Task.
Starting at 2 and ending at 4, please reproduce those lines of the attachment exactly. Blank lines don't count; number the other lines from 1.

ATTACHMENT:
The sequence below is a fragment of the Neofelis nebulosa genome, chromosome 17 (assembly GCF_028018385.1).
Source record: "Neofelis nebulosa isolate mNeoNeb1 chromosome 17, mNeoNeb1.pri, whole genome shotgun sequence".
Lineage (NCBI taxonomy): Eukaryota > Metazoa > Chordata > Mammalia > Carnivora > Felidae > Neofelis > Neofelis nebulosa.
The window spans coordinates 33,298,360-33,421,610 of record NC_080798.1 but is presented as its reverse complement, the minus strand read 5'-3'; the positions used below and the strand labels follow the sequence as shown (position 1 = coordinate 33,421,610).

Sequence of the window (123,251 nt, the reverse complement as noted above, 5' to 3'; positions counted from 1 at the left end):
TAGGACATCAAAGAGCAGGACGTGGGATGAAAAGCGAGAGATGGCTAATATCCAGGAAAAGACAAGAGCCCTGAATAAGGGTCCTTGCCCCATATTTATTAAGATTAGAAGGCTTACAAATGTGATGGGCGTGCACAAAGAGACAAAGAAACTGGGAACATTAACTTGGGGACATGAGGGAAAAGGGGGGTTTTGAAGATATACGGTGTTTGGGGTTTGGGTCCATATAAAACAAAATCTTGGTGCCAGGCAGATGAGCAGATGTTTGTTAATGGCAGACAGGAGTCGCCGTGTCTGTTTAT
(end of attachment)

Source record: "Neofelis nebulosa isolate mNeoNeb1 chromosome 17, mNeoNeb1.pri, whole genome shotgun sequence".
Lineage (NCBI taxonomy): Eukaryota > Metazoa > Chordata > Mammalia > Carnivora > Felidae > Neofelis > Neofelis nebulosa.
The window spans coordinates 33,298,360-33,421,610 of record NC_080798.1 but is presented as its reverse complement, the minus strand read 5'-3'; the positions used below and the strand labels follow the sequence as shown (position 1 = coordinate 33,421,610).